Many states commence the process of testing students for levels of competency in the third grade and continue testing through the eighth grade. Thereafter, competency testing shifts toward assessing eligibility for graduation. When results are reported, we will see that a certain percentage of students were unable to pass the Math and English Language Arts components of the assessment tool, as in the case of the above public school district. In another jurisdiction, the results may be reported as students being at, above, below, or approaching “proficient.” The term “proficient” typically implies a high level of mastery in subject matter and also and ability to utilize that knowledge in the real world. In others, the broad descriptors may be relative to where a student is relative to “grade level.” Always, the results offer some manner of comparison to state academic standards.

Although results vary depending on the level of diversity or segregation of school districts with respect to race. ethnicity, and relative affluence the above data are representative.

This is just one of more than a thousand school districts reporting comparable performance, and of course there are many smaller school districts with students who struggle, and even our nation’s highest performing districts have some students who perform poorly. Think about the numbers for a moment. We are talking about many more than ten million American children who are performing poorly in school, and these data reflect performance only in public schools. Private, parochial, and charter schools also report students who are not performing well in school.

There are a few patterns that emerge from the results of competency examinations that deserve discussion.

The most common is that, typically, black students perform well below their white classmates and moderately below children from other minority groups. Hence, the “performance” or “achievement” gap, and public education in general, are often referred to the Civil rights issues of our time. That so many children of color perform poorly in our public schools has tragic consequences for our nation and its future.

With respect to relative affluence, students from low-income families generally perform below their more affluent classmates. Another pattern with respect to children who perform poorly on competency assessments, is that their performance often drops by the time they reach middle school. Each of these patterns have been widely discussed and researched for decades. This is not “News!” fake or otherwise.

What concerns me are the students who consistently perform poorly on competency assessments, from one year to the next. My assumption, which you are invited to challenge, is that the “population of children” who perform poorly, beginning in third grade all the way through eighth grade is comprised of the same boys and girls as they move from grade to grade.

What does it say about the education process if the same children who fall short of expectations beginning in the first round of competency assessments, administered when they are eight and nine years old, are the exact same children who perform poorly every year thereafter? What does it say when there is a decline in the performance of this population of students after they reach middle school?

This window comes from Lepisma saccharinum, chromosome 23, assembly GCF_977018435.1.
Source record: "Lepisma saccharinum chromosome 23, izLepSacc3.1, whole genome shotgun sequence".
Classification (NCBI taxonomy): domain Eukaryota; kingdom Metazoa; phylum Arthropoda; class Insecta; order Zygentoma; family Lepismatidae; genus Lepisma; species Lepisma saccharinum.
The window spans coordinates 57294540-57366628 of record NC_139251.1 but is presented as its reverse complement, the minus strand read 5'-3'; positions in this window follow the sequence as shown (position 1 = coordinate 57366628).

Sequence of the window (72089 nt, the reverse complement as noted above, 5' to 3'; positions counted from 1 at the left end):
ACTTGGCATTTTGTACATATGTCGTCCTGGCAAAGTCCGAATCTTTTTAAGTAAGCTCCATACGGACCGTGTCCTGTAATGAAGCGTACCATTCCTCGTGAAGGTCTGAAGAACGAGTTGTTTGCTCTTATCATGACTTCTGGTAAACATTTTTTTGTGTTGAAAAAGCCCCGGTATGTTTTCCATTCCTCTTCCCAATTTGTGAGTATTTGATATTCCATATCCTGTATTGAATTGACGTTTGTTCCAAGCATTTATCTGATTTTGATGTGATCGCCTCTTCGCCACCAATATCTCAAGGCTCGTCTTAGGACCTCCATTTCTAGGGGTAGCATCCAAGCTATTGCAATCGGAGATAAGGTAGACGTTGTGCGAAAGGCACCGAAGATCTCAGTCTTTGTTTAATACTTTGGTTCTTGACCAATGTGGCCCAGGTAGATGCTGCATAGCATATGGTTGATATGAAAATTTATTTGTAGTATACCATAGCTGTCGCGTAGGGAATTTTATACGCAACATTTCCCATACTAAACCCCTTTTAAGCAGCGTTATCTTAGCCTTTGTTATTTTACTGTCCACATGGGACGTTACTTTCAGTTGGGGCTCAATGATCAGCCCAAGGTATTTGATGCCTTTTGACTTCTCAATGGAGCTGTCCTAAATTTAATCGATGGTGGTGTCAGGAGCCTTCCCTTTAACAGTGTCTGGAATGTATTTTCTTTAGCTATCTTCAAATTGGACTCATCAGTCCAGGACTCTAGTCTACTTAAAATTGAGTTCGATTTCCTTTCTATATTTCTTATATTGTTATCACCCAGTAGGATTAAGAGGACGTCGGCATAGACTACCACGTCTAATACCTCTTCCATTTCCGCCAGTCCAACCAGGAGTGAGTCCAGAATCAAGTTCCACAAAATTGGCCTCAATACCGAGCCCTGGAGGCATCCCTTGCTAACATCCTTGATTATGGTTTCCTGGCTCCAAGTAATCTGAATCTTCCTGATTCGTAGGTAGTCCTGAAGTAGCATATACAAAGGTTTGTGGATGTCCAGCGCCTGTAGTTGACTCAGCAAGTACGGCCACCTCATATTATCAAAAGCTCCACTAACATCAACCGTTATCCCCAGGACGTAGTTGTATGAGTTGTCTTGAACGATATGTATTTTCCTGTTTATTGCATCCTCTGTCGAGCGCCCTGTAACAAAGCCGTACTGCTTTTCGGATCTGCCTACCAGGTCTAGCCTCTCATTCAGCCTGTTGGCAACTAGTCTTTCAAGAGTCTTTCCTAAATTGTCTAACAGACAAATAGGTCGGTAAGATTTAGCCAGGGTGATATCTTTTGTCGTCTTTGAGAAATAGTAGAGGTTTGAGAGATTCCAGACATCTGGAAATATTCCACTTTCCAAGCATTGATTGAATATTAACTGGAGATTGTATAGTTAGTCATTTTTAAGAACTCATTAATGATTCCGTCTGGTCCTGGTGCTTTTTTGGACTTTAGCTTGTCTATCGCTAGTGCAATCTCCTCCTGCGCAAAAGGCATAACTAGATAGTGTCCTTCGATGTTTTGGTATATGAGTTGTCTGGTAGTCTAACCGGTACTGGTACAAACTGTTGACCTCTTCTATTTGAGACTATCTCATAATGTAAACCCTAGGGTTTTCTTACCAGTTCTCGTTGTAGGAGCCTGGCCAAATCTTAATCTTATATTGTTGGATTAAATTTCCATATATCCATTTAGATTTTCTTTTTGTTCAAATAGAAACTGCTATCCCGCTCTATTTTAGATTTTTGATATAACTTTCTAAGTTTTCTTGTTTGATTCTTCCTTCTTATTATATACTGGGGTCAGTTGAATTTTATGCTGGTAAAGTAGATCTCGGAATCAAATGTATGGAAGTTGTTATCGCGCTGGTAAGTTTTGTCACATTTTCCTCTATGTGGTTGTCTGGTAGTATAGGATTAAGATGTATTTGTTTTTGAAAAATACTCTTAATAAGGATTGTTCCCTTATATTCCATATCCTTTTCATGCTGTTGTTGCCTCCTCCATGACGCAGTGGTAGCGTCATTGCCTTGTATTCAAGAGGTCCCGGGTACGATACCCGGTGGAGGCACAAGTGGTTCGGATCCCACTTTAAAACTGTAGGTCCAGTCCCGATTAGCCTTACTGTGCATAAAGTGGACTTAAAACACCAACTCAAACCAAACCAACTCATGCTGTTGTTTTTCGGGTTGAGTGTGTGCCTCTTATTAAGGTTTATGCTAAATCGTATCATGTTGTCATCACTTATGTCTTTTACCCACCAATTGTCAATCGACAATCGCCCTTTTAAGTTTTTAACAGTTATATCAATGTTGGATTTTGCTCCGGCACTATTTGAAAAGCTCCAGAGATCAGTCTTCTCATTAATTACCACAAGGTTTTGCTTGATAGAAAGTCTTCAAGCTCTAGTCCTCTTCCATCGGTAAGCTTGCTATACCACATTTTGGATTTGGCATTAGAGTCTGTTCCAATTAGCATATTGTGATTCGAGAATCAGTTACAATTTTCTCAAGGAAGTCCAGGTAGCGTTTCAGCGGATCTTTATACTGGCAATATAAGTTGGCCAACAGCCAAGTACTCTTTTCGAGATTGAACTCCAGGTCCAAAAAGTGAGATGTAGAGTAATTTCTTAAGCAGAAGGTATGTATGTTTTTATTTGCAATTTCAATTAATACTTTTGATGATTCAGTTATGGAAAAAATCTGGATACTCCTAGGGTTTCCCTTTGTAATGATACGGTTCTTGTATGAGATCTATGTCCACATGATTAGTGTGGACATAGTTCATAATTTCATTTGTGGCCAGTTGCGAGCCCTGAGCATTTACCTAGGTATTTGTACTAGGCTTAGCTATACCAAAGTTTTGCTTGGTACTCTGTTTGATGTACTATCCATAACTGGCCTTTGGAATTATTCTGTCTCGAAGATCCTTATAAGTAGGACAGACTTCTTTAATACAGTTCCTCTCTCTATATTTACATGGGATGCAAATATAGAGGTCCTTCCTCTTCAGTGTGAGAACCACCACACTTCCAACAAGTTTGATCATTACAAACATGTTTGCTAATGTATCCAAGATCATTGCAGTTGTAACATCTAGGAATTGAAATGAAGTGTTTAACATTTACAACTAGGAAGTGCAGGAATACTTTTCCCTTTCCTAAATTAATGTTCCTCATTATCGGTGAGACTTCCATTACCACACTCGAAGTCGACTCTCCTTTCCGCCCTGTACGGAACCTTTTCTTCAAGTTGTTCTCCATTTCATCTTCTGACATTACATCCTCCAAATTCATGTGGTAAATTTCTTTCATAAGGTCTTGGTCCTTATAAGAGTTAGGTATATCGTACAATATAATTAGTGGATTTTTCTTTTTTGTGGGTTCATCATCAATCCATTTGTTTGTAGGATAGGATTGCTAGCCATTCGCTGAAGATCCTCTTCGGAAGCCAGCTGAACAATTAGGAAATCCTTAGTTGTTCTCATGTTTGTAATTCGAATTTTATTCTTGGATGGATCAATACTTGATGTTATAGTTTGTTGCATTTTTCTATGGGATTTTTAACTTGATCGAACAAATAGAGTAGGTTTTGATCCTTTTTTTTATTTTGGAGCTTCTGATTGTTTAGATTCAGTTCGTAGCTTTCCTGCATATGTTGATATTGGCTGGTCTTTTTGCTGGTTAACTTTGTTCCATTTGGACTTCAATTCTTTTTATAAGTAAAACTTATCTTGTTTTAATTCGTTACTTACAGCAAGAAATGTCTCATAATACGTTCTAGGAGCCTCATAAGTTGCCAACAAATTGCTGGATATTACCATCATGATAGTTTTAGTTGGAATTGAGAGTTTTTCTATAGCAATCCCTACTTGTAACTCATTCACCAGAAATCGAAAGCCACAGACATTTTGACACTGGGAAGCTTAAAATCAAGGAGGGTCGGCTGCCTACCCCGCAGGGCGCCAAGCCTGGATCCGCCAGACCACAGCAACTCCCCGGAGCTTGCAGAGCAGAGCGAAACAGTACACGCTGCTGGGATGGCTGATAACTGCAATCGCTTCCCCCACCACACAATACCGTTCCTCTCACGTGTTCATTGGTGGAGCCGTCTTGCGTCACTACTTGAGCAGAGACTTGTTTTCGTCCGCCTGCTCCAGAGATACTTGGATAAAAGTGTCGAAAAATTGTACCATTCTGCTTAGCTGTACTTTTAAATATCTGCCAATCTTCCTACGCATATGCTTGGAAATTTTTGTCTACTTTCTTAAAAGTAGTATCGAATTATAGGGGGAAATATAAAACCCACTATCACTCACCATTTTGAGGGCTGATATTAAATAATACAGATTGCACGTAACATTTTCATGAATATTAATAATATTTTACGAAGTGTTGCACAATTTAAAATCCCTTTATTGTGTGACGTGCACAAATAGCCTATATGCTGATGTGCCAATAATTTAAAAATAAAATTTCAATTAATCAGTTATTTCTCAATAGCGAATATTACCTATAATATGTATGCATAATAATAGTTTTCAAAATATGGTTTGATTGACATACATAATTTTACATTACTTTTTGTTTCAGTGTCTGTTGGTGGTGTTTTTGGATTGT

If, indeed, we have these huge populations of children who perform poorly all the way through elementary and middle school, what does it say about our focus on the purpose of public education? What does it say about our strategy. Does it work?

My answer to these questions is that it is time to re-evaluate our assumptions, our purpose, our strategy, and our practices.

It is my assertion that this phenomenon exists because the education process—what educators are asked to do and how—is not consistent with our purpose or mission. Rather than focus on making sure each child is ready for middle school by the time they reach the age of 11 or 12; for high school by the time they reach the ages of 14 and 15, and ready for the responsibilities of citizenship by the time they reach the age of 18, teachers are expected to move students from point to point on the outline delineating the academic standards adopted by a given State as a group, whether they are ready or not.

What the results of competency examinations tell me is not only is our focus misdirected, it is also uncompromising. The education process demands that teachers permit students to fail because giving them the time they need to learn each lesson is not even a consideration, let alone an expectation. Certainly, many teachers strive to give extra help but, depending on the number of struggling students in a teacher’s classroom, rarely is there sufficient time.

We instruct our teachers to record, in their grade books, the results of each lesson in each subject area before moving on to a new lesson. The natural consequences of this practice are students who are increasing less prepared to be successful as they move from lesson to lesson and grade to grade.

Now, step back a moment, and let’s think about what we know about the children who arrive for their first day of school, at age 5 or 6:

• We know that the disparity in their level of academic preparedness runs the full range of the continuum;

• We know that the pace at which they learn is equally disparate;

• We know many are away from their mothers and other family members for the first time; and, therefore, need to connect quickly with a caring adult;

• We know that there are some children who have few adults who care about them, if any at all; and,

• We know that many are unprepared for most of the new experiences they will face.

Now, think about our purpose but do not rush to answer.